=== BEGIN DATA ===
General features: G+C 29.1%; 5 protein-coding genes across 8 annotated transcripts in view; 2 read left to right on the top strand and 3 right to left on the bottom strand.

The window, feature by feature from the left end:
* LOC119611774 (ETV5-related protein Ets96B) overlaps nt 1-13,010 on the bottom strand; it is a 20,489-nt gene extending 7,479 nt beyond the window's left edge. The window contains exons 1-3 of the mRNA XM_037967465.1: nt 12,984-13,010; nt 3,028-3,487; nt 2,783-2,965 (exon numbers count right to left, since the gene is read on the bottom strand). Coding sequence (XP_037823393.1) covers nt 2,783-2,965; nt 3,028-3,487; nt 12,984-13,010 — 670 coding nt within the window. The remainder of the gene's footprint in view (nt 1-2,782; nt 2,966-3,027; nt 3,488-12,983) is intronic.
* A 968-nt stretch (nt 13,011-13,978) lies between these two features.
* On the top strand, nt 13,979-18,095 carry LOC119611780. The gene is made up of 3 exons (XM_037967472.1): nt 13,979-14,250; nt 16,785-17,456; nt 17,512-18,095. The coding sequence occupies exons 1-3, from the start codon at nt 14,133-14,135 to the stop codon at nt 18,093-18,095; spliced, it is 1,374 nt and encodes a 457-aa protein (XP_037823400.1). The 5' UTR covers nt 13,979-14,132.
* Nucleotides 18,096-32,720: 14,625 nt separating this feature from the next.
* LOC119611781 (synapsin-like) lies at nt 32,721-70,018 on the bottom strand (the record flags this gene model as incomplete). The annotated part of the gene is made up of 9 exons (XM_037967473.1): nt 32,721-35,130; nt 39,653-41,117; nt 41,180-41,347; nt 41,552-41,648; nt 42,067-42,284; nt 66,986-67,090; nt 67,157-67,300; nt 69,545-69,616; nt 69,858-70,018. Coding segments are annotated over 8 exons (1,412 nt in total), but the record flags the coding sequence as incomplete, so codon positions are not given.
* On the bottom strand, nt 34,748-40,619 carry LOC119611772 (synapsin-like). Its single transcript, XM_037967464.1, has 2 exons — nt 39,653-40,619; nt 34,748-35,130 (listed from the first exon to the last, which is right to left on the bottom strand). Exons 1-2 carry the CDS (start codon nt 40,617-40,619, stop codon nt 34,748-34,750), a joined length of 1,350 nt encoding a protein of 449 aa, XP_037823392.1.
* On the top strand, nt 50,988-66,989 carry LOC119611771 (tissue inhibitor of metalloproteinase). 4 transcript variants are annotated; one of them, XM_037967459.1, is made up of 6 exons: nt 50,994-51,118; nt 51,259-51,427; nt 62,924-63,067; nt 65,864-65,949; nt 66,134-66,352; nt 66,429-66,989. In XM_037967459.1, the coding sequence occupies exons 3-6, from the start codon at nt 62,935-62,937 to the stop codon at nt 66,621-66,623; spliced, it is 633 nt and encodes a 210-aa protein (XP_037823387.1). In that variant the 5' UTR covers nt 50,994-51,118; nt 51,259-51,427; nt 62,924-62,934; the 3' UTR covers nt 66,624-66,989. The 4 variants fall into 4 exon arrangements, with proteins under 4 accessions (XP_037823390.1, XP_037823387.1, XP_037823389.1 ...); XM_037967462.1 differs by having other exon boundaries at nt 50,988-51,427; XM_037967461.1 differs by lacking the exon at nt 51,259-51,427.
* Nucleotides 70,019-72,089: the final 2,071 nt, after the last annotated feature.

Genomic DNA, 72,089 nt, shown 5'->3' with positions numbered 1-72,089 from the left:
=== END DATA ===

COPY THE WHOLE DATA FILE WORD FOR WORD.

General features: G+C 29.1%; 5 protein-coding genes across 8 annotated transcripts in view; 2 read left to right on the top strand and 3 right to left on the bottom strand.

The window, feature by feature from the left end:
* LOC119611774 (ETV5-related protein Ets96B) overlaps nt 1-13,010 on the bottom strand; it is a 20,489-nt gene extending 7,479 nt beyond the window's left edge. The window contains exons 1-3 of the mRNA XM_037967465.1: nt 12,984-13,010; nt 3,028-3,487; nt 2,783-2,965 (exon numbers count right to left, since the gene is read on the bottom strand). Coding sequence (XP_037823393.1) covers nt 2,783-2,965; nt 3,028-3,487; nt 12,984-13,010 — 670 coding nt within the window. The remainder of the gene's footprint in view (nt 1-2,782; nt 2,966-3,027; nt 3,488-12,983) is intronic.
* A 968-nt stretch (nt 13,011-13,978) lies between these two features.
* On the top strand, nt 13,979-18,095 carry LOC119611780. The gene is made up of 3 exons (XM_037967472.1): nt 13,979-14,250; nt 16,785-17,456; nt 17,512-18,095. The coding sequence occupies exons 1-3, from the start codon at nt 14,133-14,135 to the stop codon at nt 18,093-18,095; spliced, it is 1,374 nt and encodes a 457-aa protein (XP_037823400.1). The 5' UTR covers nt 13,979-14,132.
* Nucleotides 18,096-32,720: 14,625 nt separating this feature from the next.
* LOC119611781 (synapsin-like) lies at nt 32,721-70,018 on the bottom strand (the record flags this gene model as incomplete). The annotated part of the gene is made up of 9 exons (XM_037967473.1): nt 32,721-35,130; nt 39,653-41,117; nt 41,180-41,347; nt 41,552-41,648; nt 42,067-42,284; nt 66,986-67,090; nt 67,157-67,300; nt 69,545-69,616; nt 69,858-70,018. Coding segments are annotated over 8 exons (1,412 nt in total), but the record flags the coding sequence as incomplete, so codon positions are not given.
* On the bottom strand, nt 34,748-40,619 carry LOC119611772 (synapsin-like). Its single transcript, XM_037967464.1, has 2 exons — nt 39,653-40,619; nt 34,748-35,130 (listed from the first exon to the last, which is right to left on the bottom strand). Exons 1-2 carry the CDS (start codon nt 40,617-40,619, stop codon nt 34,748-34,750), a joined length of 1,350 nt encoding a protein of 449 aa, XP_037823392.1.
* On the top strand, nt 50,988-66,989 carry LOC119611771 (tissue inhibitor of metalloproteinase). 4 transcript variants are annotated; one of them, XM_037967459.1, is made up of 6 exons: nt 50,994-51,118; nt 51,259-51,427; nt 62,924-63,067; nt 65,864-65,949; nt 66,134-66,352; nt 66,429-66,989. In XM_037967459.1, the coding sequence occupies exons 3-6, from the start codon at nt 62,935-62,937 to the stop codon at nt 66,621-66,623; spliced, it is 633 nt and encodes a 210-aa protein (XP_037823387.1). In that variant the 5' UTR covers nt 50,994-51,118; nt 51,259-51,427; nt 62,924-62,934; the 3' UTR covers nt 66,624-66,989. The 4 variants fall into 4 exon arrangements, with proteins under 4 accessions (XP_037823390.1, XP_037823387.1, XP_037823389.1 ...); XM_037967462.1 differs by having other exon boundaries at nt 50,988-51,427; XM_037967461.1 differs by lacking the exon at nt 51,259-51,427.
* Nucleotides 70,019-72,089: the final 2,071 nt, after the last annotated feature.

Genomic DNA, 72,089 nt, shown 5'->3' with positions numbered 1-72,089 from the left: